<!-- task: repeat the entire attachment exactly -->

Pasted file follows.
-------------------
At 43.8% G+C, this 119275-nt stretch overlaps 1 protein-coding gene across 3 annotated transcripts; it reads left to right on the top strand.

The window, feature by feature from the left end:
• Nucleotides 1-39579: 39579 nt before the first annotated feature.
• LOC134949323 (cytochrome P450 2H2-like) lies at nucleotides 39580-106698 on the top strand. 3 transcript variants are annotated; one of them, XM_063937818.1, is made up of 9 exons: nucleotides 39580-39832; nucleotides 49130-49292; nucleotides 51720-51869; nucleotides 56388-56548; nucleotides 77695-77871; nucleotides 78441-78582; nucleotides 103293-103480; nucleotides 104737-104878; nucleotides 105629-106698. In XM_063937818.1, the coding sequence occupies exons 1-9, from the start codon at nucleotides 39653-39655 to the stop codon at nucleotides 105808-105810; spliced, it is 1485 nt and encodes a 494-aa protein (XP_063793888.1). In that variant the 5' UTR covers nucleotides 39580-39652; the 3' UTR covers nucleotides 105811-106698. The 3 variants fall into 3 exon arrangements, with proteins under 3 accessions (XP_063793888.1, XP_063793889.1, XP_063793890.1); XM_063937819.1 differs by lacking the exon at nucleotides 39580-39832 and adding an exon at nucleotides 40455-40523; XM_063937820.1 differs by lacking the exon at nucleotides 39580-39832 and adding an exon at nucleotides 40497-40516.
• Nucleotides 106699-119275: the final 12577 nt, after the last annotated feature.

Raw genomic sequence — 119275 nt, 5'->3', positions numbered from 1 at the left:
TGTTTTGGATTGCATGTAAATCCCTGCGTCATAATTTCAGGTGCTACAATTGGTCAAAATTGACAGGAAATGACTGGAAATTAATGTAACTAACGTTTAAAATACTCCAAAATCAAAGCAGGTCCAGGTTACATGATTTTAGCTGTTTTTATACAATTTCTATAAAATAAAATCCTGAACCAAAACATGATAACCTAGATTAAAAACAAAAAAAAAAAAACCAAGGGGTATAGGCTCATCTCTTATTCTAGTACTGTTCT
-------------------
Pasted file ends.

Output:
At 43.8% G+C, this 119275-nt stretch overlaps 1 protein-coding gene across 3 annotated transcripts; it reads left to right on the top strand.

The window, feature by feature from the left end:
• Nucleotides 1-39579: 39579 nt before the first annotated feature.
• LOC134949323 (cytochrome P450 2H2-like) lies at nucleotides 39580-106698 on the top strand. 3 transcript variants are annotated; one of them, XM_063937818.1, is made up of 9 exons: nucleotides 39580-39832; nucleotides 49130-49292; nucleotides 51720-51869; nucleotides 56388-56548; nucleotides 77695-77871; nucleotides 78441-78582; nucleotides 103293-103480; nucleotides 104737-104878; nucleotides 105629-106698. In XM_063937818.1, the coding sequence occupies exons 1-9, from the start codon at nucleotides 39653-39655 to the stop codon at nucleotides 105808-105810; spliced, it is 1485 nt and encodes a 494-aa protein (XP_063793888.1). In that variant the 5' UTR covers nucleotides 39580-39652; the 3' UTR covers nucleotides 105811-106698. The 3 variants fall into 3 exon arrangements, with proteins under 3 accessions (XP_063793888.1, XP_063793889.1, XP_063793890.1); XM_063937819.1 differs by lacking the exon at nucleotides 39580-39832 and adding an exon at nucleotides 40455-40523; XM_063937820.1 differs by lacking the exon at nucleotides 39580-39832 and adding an exon at nucleotides 40497-40516.
• Nucleotides 106699-119275: the final 12577 nt, after the last annotated feature.

Raw genomic sequence — 119275 nt, 5'->3', positions numbered from 1 at the left:
TGTTTTGGATTGCATGTAAATCCCTGCGTCATAATTTCAGGTGCTACAATTGGTCAAAATTGACAGGAAATGACTGGAAATTAATGTAACTAACGTTTAAAATACTCCAAAATCAAAGCAGGTCCAGGTTACATGATTTTAGCTGTTTTTATACAATTTCTATAAAATAAAATCCTGAACCAAAACATGATAACCTAGATTAAAAACAAAAAAAAAAAAACCAAGGGGTATAGGCTCATCTCTTATTCTAGTACTGTTCT